There are obvious reasons for putting the radio head at the top of the tower. Number one is performance. Cut out the long run of feeder cable, and signal loss is reduced and overall gain is improved. So why would anyone hesitate to deploy remote radio heads atop a tower in an LTE buildout?
“It is the most expensive place to make an error, and it is also the most likely place to make an error,” Sorrells said. “You can imagine what tower technicians must feel at the top of a tower in the wind. If you can’t even hear your co-workers, there is a high probability that you will get it wrong.” One typical error is when a technician introduces passive intermodulation into the radio while performing the connections, he added.
To reduce mistakes made on the tower, CommScope is standardizing and simplifying remote radio unit (RRU) installation through its SiteRise line of fiber to the antenna (FTTA) turnkey solutions. The Andrew SiteRise was launched last year offering pre-assembly and pre-testing of all RF equipment prior to hoisting up the tower. The product took all the connection work from the top of the tower and placed it at ground level. But simplifying initial deployment isn’t enough, Sorrell said.
Initial deployment is not the only time technicians will be on the tower making connections during the course of a carrier’s deployment, Sorrells said. Because of the typical radio failure rate, technology upgrades and frequency additions, technicians will climb the tower and do maintenance on a regular basis.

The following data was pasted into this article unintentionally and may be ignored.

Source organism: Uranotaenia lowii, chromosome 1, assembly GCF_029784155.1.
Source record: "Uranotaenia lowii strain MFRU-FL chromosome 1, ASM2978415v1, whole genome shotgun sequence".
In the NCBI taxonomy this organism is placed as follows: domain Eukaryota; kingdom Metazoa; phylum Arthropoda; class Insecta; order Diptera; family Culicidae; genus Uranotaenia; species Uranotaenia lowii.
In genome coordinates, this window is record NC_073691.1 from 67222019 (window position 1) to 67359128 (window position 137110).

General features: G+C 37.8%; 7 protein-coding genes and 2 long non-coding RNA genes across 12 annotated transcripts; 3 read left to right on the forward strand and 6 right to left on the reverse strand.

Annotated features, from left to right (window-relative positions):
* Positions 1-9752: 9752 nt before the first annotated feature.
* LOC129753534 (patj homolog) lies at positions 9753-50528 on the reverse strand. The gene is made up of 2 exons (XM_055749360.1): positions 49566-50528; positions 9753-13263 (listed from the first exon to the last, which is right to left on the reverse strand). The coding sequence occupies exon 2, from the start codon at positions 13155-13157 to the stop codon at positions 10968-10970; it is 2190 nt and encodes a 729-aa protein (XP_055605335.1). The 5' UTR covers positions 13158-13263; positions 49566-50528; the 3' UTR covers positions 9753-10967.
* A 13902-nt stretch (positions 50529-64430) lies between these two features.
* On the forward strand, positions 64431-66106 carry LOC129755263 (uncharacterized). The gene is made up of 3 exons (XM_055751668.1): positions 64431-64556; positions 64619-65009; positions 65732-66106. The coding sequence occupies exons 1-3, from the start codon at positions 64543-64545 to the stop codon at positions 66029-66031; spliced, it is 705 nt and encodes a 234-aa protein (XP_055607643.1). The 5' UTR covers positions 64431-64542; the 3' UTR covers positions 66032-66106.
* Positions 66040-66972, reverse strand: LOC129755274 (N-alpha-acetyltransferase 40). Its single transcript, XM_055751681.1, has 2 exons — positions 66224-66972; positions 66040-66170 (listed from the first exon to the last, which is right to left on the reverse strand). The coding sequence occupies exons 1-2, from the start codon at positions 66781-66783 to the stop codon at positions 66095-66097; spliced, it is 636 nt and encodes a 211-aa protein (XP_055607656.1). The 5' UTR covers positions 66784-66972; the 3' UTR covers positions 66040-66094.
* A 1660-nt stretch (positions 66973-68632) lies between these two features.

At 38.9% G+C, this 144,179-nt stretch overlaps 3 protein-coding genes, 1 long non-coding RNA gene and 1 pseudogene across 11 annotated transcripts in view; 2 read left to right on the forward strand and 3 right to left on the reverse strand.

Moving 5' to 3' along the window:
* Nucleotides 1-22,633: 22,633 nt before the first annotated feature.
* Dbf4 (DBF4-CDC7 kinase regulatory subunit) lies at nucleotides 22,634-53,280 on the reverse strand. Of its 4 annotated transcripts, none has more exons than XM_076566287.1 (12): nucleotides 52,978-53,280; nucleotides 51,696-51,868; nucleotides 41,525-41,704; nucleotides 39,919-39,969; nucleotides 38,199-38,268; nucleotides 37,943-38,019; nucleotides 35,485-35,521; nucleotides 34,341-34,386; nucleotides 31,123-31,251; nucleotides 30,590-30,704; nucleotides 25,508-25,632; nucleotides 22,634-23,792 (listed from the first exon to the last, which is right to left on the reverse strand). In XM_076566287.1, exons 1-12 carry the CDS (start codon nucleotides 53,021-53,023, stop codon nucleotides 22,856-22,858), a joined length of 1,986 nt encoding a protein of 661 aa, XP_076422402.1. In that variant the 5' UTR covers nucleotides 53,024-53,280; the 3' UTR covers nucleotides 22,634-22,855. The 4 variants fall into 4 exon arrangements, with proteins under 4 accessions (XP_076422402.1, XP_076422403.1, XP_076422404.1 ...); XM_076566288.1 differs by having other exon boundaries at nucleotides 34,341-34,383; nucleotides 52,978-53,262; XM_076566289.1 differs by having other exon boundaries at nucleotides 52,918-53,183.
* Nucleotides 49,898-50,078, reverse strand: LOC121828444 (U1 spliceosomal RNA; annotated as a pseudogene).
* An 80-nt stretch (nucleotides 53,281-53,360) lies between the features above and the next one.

“Even with the Andrew SiteRise, the radio is attached to the antenna with an RF jumper assembly and RF connectors, which works great the first time, but in the case of maintenance, a climber must go up the tower, undo the jumpers, put in a new radio, redo the jumpers and re-certify the site,” Sorrells said. “We know from our experience that, most times, passive intermod or a noise issue is inserted into the system through the connections.”
In order to simplify the interface between the base station antenna and the RRU, CommScope will announce development of the Andrew SiteRise Standard Interface at the Mobile World Congress in Barcelona, Spain, later this month.
The OEM is replacing the jumper cables and standard connectors with a blind mate connector, which minimizes the opportunity for a passive intermodulation product to be produced by that connection. A kit was developed that will fit around any radio and attach the radio to a guide or rail system behind the antenna. The kit/railing system and standard interface connector make the radio a plug-and-play component, Sorrells said.
“We think that will change the idea about how remote radio heads get implemented at the top of towers, making it simpler to do, more flexible, and easier to maintain and update,” Sorrells said.
Sorrells hopes the industry will accept the interface as an open standard and is willing to share it with other antenna suppliers and radio OEMs.